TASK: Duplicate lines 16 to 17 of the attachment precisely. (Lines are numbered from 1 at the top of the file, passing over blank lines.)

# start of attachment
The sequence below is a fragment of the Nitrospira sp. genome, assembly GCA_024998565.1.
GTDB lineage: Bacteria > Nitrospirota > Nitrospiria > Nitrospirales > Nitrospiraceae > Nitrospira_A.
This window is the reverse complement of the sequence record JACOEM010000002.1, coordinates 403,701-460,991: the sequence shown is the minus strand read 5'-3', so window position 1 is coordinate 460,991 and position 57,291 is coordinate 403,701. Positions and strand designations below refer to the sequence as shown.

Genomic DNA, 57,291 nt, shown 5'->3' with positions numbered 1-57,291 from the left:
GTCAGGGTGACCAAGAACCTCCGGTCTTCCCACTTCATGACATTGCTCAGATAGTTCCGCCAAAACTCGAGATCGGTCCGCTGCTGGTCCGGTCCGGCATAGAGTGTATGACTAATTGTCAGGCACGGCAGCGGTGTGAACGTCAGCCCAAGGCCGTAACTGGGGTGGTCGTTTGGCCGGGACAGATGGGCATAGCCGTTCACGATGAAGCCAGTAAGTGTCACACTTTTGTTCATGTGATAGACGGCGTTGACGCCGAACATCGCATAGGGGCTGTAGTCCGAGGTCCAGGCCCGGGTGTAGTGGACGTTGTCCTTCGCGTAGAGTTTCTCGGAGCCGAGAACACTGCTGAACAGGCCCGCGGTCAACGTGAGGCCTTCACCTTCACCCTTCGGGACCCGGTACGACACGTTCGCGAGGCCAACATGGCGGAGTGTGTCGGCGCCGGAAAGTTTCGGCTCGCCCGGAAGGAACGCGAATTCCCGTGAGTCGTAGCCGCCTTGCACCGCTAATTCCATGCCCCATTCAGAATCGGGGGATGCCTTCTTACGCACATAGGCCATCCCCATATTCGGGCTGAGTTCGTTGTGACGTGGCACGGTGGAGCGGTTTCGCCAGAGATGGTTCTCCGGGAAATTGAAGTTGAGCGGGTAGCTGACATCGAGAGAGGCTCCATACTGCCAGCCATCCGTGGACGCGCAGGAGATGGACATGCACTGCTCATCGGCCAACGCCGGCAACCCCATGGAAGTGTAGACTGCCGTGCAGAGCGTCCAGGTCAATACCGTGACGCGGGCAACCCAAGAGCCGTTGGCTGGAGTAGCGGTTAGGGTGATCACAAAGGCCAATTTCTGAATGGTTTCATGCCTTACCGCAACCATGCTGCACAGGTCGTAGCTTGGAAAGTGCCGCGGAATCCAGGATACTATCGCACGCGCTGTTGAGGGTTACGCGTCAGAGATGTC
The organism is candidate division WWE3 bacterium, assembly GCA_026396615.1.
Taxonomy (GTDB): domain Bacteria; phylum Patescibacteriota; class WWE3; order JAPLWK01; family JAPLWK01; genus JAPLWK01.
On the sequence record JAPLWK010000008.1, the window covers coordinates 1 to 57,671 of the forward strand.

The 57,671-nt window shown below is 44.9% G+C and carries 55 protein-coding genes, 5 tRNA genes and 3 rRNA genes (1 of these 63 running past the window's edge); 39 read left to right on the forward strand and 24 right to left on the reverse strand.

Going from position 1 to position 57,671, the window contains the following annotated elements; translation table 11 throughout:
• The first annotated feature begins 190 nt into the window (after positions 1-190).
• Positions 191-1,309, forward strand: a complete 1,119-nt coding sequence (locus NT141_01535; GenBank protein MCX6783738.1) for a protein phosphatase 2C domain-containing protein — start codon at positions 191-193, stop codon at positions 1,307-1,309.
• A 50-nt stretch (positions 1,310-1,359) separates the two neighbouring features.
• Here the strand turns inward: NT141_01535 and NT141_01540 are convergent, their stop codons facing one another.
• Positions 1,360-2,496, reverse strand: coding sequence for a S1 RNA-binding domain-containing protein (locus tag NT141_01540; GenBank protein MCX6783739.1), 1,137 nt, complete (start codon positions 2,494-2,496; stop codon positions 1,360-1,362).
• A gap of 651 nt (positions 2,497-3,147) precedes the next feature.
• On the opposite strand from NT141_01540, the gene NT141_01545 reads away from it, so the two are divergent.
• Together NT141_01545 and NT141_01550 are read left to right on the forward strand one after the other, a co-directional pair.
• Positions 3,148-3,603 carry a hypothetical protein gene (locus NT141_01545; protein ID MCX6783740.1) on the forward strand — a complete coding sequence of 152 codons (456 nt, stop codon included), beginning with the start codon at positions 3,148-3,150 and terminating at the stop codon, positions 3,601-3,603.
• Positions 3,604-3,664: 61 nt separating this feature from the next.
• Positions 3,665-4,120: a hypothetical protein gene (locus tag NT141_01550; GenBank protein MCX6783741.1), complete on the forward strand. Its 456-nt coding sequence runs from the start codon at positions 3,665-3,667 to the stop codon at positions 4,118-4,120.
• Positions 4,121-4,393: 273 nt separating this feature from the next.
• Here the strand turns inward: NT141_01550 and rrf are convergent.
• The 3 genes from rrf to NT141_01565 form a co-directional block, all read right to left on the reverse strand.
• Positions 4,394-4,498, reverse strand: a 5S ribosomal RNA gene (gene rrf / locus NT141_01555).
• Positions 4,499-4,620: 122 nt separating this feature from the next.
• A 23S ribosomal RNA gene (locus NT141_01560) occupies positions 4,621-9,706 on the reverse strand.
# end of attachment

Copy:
• A gap of 651 nt (positions 2,497-3,147) precedes the next feature.
• On the opposite strand from NT141_01540, the gene NT141_01545 reads away from it, so the two are divergent.